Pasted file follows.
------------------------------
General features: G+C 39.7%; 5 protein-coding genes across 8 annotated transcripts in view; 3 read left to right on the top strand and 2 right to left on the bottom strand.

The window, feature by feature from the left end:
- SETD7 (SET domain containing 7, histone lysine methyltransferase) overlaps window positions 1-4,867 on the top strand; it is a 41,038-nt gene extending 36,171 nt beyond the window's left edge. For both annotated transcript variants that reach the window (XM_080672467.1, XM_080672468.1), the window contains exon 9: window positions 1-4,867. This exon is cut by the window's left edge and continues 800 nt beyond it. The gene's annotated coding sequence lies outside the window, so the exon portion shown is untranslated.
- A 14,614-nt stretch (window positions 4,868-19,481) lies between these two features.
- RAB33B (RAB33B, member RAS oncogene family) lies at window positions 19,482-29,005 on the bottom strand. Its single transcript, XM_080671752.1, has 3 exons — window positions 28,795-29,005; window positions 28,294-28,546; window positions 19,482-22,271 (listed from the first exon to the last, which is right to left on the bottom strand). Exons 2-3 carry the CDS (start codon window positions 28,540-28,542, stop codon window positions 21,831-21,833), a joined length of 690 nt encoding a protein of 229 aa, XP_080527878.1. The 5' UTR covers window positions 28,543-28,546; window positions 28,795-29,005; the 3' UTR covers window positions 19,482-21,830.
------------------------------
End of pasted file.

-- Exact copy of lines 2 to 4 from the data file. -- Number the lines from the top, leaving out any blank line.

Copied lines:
The window, feature by feature from the left end:
- SETD7 (SET domain containing 7, histone lysine methyltransferase) overlaps window positions 1-4,867 on the top strand; it is a 41,038-nt gene extending 36,171 nt beyond the window's left edge. For both annotated transcript variants that reach the window (XM_080672467.1, XM_080672468.1), the window contains exon 9: window positions 1-4,867. This exon is cut by the window's left edge and continues 800 nt beyond it. The gene's annotated coding sequence lies outside the window, so the exon portion shown is untranslated.
- A 14,614-nt stretch (window positions 4,868-19,481) lies between these two features.